Tuesday, January 26, 2016

"What is the best system for finding and choosing a wife or husband?"

When my sister told me she was getting married I threw a fit. The fool she was marrying, who I went to high school with, was an alcoholic and crackhead. He told her he would quit. She believed it. I didn't. He didn't quit until they were divorced and he joined AA.

Women should not be allowed to choose their own mates without parental approval - or of the brothers (my parents said nothing about the piece of shit she married).

Of course, they got divorced after three kids - and only one turned out right. Sort of, considering one son's wife is an alcoholic.

A lot of what we are is genetic. So choose your partner carefully, considering your kids are going to inherit your idiot genes.

A lot of people are lousy at choosing mates.

The Mansophere, as always, is completely wrong about this Alpha/Beta/Gamma bullshit. Only liars and fools such as Roissy (who is a Jew) and Roosh (who isn't white) and Vox Day (who left the U.S. and lives in Italy) believe it. Such beliefs only destroy marriage and societies.

This article is from Bruce Charlton's Notions.

I have become convinced that a system of primarily parental choice (with a veto from participants) is overall the best human basis of a loving, strong, effective marriage:


Individual men and women are not equipped (neither by instinct, nor - in modern societies - by training: quite the opposite) to make wise choice of a husband or wife, unaided.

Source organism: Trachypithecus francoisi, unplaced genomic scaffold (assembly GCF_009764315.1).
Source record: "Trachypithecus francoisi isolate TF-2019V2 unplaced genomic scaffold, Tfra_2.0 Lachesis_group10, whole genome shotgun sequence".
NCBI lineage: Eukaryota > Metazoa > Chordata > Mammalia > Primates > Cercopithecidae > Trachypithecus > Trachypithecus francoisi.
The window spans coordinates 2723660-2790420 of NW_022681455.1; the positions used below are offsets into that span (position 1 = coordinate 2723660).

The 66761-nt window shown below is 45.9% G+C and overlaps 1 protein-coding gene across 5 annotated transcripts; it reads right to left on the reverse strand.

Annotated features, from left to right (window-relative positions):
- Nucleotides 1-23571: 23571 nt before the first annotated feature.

In practice, this means that the primary (although not final) choice should often be out of the hands of the potential married couple - as was original and natural to Men.

This is the consensus of human history.

Individuals are seldom validly able to choose their own spouses in isolation from a community which provides reputational background knowledge on the other person and is or her family, over a period of time - and which takes into account long term aspects.

Now - this is not the society we live in, in The West - and it would take a couple of generations to re-establish even if we wanted to (which, clearly, the mass of people currently do not).

This is not about to change for the better - all indicators are that overall marriage trends are for the worse.

But it is worth thinking-about in order to understand:

1. That the system we have at present for finding a spouse not only does not work (overall, on average), but cannot work.

2. What kind of system ought to replace it.